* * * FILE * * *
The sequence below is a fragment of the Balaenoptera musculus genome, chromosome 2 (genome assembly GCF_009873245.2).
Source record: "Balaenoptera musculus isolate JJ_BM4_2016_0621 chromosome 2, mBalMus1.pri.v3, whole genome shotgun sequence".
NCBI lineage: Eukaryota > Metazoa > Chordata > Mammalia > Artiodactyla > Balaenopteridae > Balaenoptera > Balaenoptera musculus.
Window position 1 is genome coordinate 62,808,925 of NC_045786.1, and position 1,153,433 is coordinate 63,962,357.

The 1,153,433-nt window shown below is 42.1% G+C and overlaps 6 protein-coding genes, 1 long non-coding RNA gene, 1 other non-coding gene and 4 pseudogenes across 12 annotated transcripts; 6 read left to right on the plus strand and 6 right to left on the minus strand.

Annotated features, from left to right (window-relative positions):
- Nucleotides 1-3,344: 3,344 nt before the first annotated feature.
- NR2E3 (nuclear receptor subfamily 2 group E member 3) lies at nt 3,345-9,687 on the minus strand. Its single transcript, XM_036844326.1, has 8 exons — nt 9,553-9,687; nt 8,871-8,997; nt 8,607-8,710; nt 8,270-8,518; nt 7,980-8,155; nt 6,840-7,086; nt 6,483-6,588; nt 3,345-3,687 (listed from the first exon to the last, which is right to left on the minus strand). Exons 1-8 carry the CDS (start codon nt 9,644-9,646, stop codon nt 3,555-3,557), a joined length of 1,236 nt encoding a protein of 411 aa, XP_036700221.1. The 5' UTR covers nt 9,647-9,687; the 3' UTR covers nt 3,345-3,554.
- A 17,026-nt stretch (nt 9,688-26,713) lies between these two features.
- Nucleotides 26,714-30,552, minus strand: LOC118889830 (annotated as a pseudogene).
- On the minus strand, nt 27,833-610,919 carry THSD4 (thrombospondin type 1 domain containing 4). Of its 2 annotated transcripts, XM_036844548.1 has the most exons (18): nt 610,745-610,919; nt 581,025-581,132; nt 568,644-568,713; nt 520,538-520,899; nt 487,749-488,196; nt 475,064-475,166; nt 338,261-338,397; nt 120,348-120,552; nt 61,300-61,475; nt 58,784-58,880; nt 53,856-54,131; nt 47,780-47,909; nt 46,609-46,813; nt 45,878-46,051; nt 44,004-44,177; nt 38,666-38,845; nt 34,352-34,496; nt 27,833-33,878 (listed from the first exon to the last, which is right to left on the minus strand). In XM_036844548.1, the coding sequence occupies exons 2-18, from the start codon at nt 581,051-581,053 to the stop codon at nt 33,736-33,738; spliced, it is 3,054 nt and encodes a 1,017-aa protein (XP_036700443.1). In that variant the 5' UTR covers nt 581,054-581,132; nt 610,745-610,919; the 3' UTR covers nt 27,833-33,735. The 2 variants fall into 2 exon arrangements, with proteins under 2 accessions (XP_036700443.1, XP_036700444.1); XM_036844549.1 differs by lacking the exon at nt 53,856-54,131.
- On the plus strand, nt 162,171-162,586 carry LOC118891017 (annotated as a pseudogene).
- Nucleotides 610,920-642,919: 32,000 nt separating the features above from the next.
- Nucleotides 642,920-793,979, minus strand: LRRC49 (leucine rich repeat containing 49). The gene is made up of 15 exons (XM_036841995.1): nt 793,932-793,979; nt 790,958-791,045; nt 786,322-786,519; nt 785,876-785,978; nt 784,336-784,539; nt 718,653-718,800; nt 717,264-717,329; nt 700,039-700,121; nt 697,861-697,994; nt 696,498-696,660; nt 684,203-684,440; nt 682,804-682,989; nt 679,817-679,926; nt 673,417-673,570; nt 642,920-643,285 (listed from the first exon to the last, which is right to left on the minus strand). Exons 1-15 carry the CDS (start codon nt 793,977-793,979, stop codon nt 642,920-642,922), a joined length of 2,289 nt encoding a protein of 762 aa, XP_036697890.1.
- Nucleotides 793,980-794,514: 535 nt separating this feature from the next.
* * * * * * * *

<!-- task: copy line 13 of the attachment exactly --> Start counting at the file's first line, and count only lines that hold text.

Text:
- Nucleotides 610,920-642,919: 32,000 nt separating the features above from the next.